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The face behind the Truro Farmers' Market
Margaret Ells Congdon (Class of ’85)
Every Saturday morning, hundreds of patrons flock to the Truro Farmers’ Market to browse and stock up on a variety of local products. From produce to meat, to baked goods to crafts, the Truro Farmers’ Market is a bustling hub of quality, locally produced products. Behind the scenes of the Saturday morning bustle is Margaret Ells Congdon (Class of ‘85) working tirelessly to ensure a positive and seamless experience for both vendors and market-goers.
“I began my position in January 2016,” Margaret says. “This role has so many aspects that I am passionate about- local food production, local small business, food security, food waste reduction, agriculture awareness, shopping local, business incubation- and all in a setting where I am able to interact with a great group of people each week.”
In 2019, the Truro Farmers’ Market will celebrate its 40th anniversary. A not-for-profit cooperative with a 12 member board of directors, the Truro Farmers’ Market has seen significant growth over the past number of years. In 2011, what was once the Truro Fire Hall was renovated to become the new, permanent home of the Farmers’ Market. With a cozy home for the colder seasons, the Truro Farmers’ Market was able to remain open during the winter. The Market continues to remain open every Saturday year round, only closing for two Saturday’s during the Christmas holidays.
“I hope to be able to help continue to grow the Truro Farmers’ Market and reach new customers, share the importance of choosing high quality food from local sources you trust, and showcase the variety of craft and art products made right here,” Margaret explains enthusiastically. “We would like to add online ordering for a mid-week pickup or delivery so that we can get products to people who can’t attend the market in person and make it convenient for them to access our vendor products.”
In her role as Market Manager, Margaret is responsible for the operational side of Market activities. She accepts applications from vendors, maps and plans for the Saturday Markets, collects vendor fees, oversees the banking and financials as well as promotion and marketing. She oversees the space so that the Market provides the best environment possible for the vendors. On off days, the hall and kitchen are rented for events to other organizations.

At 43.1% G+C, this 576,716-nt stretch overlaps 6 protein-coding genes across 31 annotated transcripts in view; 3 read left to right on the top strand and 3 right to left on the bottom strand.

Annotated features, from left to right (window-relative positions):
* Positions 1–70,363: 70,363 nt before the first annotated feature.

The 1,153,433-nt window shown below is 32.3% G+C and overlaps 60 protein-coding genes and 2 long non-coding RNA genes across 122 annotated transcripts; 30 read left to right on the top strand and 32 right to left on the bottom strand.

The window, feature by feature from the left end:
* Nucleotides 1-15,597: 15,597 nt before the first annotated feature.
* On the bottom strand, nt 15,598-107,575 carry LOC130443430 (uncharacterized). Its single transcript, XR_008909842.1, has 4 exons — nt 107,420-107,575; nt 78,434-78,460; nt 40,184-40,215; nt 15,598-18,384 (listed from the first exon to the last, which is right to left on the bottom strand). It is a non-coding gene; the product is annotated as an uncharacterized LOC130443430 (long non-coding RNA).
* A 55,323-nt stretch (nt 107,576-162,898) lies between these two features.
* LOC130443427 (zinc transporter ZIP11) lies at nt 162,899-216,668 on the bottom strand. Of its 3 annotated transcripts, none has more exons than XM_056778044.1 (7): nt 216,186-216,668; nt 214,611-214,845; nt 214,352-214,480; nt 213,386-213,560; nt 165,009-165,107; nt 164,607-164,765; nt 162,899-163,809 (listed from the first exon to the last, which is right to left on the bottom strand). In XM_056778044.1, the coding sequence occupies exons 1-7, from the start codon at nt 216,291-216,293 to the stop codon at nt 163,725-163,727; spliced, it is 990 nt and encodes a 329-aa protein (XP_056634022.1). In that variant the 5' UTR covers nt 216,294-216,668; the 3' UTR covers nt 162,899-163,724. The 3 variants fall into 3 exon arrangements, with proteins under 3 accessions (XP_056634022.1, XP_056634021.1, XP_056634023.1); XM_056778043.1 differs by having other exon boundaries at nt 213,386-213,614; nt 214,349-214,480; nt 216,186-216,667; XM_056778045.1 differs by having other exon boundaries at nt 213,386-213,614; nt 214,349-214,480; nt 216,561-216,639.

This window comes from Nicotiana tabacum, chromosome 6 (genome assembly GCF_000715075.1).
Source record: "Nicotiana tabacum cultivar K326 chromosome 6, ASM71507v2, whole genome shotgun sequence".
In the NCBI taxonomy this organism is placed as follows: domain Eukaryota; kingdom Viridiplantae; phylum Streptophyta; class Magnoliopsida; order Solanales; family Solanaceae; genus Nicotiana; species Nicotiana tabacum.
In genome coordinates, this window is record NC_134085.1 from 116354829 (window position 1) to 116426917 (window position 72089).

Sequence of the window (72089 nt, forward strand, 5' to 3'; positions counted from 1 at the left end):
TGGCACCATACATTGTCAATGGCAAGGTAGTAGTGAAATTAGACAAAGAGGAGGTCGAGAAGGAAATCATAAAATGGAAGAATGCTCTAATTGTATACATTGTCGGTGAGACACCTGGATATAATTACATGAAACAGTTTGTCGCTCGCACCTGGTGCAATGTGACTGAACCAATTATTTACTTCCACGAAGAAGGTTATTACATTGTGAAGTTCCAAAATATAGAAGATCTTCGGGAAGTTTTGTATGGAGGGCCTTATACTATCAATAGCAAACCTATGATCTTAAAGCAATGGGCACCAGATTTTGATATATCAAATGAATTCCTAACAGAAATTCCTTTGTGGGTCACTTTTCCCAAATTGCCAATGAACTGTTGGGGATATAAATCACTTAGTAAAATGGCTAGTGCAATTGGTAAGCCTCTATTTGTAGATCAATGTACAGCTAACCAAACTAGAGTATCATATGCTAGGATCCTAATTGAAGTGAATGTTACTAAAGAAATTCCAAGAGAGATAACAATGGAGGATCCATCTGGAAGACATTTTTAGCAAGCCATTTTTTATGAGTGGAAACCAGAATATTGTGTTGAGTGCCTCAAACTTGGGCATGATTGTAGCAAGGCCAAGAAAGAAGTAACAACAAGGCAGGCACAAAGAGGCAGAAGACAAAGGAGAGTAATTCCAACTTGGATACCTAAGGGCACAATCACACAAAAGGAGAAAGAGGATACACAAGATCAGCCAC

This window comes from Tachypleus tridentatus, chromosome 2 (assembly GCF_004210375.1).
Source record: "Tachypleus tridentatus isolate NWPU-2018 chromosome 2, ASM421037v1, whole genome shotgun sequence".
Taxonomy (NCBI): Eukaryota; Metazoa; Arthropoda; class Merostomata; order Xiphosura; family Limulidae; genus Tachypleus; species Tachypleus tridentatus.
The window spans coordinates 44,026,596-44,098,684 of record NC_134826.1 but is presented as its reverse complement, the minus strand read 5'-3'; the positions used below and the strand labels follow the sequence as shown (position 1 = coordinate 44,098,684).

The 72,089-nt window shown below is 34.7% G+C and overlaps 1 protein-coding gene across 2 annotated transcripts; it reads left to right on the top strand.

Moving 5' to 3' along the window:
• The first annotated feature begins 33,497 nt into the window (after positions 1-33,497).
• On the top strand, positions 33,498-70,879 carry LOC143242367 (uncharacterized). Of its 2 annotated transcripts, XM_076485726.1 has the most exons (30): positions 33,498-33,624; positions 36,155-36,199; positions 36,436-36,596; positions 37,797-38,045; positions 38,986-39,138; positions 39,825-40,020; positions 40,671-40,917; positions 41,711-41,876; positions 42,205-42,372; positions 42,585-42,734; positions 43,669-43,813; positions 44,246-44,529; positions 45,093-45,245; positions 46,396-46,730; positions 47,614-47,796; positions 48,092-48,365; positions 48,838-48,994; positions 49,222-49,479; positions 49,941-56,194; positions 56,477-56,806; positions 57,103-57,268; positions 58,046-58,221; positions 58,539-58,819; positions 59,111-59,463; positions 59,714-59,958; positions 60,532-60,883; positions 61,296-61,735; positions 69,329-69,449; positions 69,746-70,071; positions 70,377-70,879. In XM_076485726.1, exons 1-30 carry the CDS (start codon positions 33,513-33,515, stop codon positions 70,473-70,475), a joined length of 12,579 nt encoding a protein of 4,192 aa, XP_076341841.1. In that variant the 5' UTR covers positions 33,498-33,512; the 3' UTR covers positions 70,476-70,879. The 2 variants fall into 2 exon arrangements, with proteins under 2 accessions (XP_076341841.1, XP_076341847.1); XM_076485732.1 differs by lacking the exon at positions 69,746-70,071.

“Farmers markets are so much more than they first appear,” Margaret says. “We are a community of primary producers and small business people and we get to connect them, their talents and their high quality products directly to consumers. We have an amazing group of vendors and are supported by fantastic customers.”
Growing up on a beef, hog, and vegetable farm in Sheffield Mills in the Annapolis Valley, Margaret is certainly no stranger to agriculture. With farming in her blood, Margaret grew up knowing that she always wanted to be involved in the industry. Following her passion, Margaret attended the AC where she earned a degree in plant protection. Margaret was among the first class to complete four full years on campus, at the then known, Nova Scotia Agricultural College. In 2012, Margaret’s daughter, Caitlin, graduated from Dal AC with a degree in plant science. Caitlin was among the first graduating class after the NSAC and Dalhousie merger.
“I feel like Caitlin and I book ended the period of time in AC history,” Margaret smiles.
While Margaret’s journey in agriculture has certainly been fulfilling, it hasn’t always been easy.
“Women in general have many demands; women in agriculture have a unique set of demands that arise from the nature of growing, raising, being at the mercy of nature and market fluctuations and how strong you have to be to produce food in today’s climate,” Margaret says.
For Margaret, the opportunity to play a small part in connecting producers and people who appreciate the foods and products they have and to proudly point what our farmers have to offer is the most rewarding part.
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